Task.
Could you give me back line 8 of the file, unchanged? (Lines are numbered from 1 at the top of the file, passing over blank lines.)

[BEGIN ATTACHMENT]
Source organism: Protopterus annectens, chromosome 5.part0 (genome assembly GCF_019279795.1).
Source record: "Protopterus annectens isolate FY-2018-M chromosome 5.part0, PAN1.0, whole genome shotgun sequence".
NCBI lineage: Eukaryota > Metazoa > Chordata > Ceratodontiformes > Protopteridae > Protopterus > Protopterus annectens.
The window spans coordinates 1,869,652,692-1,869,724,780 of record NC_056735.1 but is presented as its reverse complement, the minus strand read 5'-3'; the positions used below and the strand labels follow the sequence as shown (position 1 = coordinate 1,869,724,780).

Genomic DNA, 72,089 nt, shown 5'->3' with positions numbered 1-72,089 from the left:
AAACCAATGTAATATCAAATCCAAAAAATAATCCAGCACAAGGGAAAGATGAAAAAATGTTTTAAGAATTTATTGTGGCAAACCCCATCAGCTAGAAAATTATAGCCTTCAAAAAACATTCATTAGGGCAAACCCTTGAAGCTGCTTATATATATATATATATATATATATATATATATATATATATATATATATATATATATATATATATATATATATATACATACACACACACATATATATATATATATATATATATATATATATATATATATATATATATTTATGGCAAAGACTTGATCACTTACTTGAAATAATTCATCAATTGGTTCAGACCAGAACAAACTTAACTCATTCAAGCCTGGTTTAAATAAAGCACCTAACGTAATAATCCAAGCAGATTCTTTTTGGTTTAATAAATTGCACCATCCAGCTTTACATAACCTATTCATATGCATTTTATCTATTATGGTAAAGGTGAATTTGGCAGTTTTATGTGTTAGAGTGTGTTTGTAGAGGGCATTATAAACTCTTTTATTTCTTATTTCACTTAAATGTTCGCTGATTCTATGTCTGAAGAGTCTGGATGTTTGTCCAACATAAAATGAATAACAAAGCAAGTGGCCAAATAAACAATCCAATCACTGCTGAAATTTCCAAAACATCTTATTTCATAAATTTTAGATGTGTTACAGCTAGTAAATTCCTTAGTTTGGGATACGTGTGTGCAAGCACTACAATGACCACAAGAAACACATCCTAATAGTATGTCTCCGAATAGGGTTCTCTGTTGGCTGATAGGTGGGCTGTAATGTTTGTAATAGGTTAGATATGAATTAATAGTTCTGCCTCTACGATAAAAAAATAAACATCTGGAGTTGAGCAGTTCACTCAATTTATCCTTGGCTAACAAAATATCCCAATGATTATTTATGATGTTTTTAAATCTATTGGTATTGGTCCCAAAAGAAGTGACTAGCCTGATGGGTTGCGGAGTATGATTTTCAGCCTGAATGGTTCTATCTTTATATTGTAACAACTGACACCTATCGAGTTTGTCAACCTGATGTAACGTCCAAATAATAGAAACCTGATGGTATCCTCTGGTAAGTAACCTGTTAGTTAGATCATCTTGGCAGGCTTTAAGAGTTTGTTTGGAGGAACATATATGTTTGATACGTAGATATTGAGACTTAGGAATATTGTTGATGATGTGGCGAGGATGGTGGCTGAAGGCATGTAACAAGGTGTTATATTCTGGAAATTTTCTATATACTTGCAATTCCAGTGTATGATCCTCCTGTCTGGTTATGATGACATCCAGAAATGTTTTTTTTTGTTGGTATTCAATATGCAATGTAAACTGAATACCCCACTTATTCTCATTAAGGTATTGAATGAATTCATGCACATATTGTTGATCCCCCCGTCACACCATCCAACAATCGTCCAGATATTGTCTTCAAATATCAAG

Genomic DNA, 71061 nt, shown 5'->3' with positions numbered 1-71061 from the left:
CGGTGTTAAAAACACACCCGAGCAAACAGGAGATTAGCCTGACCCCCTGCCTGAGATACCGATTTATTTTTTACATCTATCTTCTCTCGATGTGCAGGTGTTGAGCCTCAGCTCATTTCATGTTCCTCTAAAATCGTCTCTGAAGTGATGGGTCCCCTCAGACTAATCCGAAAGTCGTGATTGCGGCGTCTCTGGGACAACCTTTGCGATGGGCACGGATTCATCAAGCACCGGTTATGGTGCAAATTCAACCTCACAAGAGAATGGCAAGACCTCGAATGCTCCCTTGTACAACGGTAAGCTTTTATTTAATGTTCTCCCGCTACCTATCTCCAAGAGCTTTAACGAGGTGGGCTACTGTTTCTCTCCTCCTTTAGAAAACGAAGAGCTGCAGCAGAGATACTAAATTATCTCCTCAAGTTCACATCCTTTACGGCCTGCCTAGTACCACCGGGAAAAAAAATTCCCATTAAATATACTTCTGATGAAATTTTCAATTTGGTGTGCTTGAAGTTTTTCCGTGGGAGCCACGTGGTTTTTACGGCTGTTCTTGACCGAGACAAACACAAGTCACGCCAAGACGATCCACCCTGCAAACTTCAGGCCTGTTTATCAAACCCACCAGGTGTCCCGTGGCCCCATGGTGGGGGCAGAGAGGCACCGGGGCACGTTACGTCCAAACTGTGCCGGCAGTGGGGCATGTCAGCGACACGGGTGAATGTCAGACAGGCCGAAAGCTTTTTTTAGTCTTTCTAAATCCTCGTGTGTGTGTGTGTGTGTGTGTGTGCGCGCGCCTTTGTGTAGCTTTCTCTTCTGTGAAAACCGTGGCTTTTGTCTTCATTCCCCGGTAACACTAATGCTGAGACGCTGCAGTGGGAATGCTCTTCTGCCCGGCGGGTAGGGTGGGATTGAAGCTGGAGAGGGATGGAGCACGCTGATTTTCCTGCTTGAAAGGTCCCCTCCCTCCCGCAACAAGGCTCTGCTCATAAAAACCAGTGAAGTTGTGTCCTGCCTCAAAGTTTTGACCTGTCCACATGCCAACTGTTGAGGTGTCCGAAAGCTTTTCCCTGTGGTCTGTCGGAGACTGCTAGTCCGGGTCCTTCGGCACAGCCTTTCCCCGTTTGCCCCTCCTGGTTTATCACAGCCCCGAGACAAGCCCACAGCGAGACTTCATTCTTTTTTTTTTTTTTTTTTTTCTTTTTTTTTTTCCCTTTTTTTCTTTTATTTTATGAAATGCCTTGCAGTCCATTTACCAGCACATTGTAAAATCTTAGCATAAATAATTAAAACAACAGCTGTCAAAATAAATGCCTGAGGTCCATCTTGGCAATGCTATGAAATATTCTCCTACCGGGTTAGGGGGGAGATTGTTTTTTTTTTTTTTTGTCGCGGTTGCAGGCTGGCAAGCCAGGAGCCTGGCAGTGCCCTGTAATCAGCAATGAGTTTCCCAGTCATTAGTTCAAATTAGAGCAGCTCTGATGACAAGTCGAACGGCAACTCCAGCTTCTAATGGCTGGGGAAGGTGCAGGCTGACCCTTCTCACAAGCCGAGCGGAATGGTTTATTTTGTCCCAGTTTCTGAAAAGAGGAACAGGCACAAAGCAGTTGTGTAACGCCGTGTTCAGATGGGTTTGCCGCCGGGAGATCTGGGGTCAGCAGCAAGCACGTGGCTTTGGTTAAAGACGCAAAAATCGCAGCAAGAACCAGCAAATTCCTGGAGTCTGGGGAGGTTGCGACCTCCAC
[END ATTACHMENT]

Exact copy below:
CGGTGTTAAAAACACACCCGAGCAAACAGGAGATTAGCCTGACCCCCTGCCTGAGATACCGATTTATTTTTTACATCTATCTTCTCTCGATGTGCAGGTGTTGAGCCTCAGCTCATTTCATGTTCCTCTAAAATCGTCTCTGAAGTGATGGGTCCCCTCAGACTAATCCGAAAGTCGTGATTGCGGCGTCTCTGGGACAACCTTTGCGATGGGCACGGATTCATCAAGCACCGGTTATGGTGCAAATTCAACCTCACAAGAGAATGGCAAGACCTCGAATGCTCCCTTGTACAACGGTAAGCTTTTATTTAATGTTCTCCCGCTACCTATCTCCAAGAGCTTTAACGAGGTGGGCTACTGTTTCTCTCCTCCTTTAGAAAACGAAGAGCTGCAGCAGAGATACTAAATTATCTCCTCAAGTTCACATCCTTTACGGCCTGCCTAGTACCACCGGGAAAAAAAATTCCCATTAAATATACTTCTGATGAAATTTTCAATTTGGTGTGCTTGAAGTTTTTCCGTGGGAGCCACGTGGTTTTTACGGCTGTTCTTGACCGAGACAAACACAAGTCACGCCAAGACGATCCACCCTGCAAACTTCAGGCCTGTTTATCAAACCCACCAGGTGTCCCGTGGCCCCATGGTGGGGGCAGAGAGGCACCGGGGCACGTTACGTCCAAACTGTGCCGGCAGTGGGGCATGTCAGCGACACGGGTGAATGTCAGACAGGCCGAAAGCTTTTTTTAGTCTTTCTAAATCCTCGTGTGTGTGTGTGTGTGTGTGTGTGCGCGCGCCTTTGTGTAGCTTTCTCTTCTGTGAAAACCGTGGCTTTTGTCTTCATTCCCCGGTAACACTAATGCTGAGACGCTGCAGTGGGAATGCTCTTCTGCCCGGCGGGTAGGGTGGGATTGAAGCTGGAGAGGGATGGAGCACGCTGATTTTCCTGCTTGAAAGGTCCCCTCCCTCCCGCAACAAGGCTCTGCTCATAAAAACCAGTGAAGTTGTGTCCTGCCTCAAAGTTTTGACCTGTCCACATGCCAACTGTTGAGGTGTCCGAAAGCTTTTCCCTGTGGTCTGTCGGAGACTGCTAGTCCGGGTCCTTCGGCACAGCCTTTCCCCGTTTGCCCCTCCTGGTTTATCACAGCCCCGAGACAAGCCCACAGCGAGACTTCATTCTTTTTTTTTTTTTTTTTTTTCTTTTTTTTTTTCCCTTTTTTTCTTTTATTTTATGAAATGCCTTGCAGTCCATTTACCAGCACATTGTAAAATCTTAGCATAAATAATTAAAACAACAGCTGTCAAAATAAATGCCTGAGGTCCATCTTGGCAATGCTATGAAATATTCTCCTACCGGGTTAGGGGGGAGATTGTTTTTTTTTTTTTTTGTCGCGGTTGCAGGCTGGCAAGCCAGGAGCCTGGCAGTGCCCTGTAATCAGCAATGAGTTTCCCAGTCATTAGTTCAAATTAGAGCAGCTCTGATGACAAGTCGAACGGCAACTCCAGCTTCTAATGGCTGGGGAAGGTGCAGGCTGACCCTTCTCACAAGCCGAGCGGAATGGTTTATTTTGTCCCAGTTTCTGAAAAGAGGAACAGGCACAAAGCAGTTGTGTAACGCCGTGTTCAGATGGGTTTGCCGCCGGGAGATCTGGGGTCAGCAGCAAGCACGTGGCTTTGGTTAAAGACGCAAAAATCGCAGCAAGAACCAGCAAATTCCTGGAGTCTGGGGAGGTTGCGACCTCCAC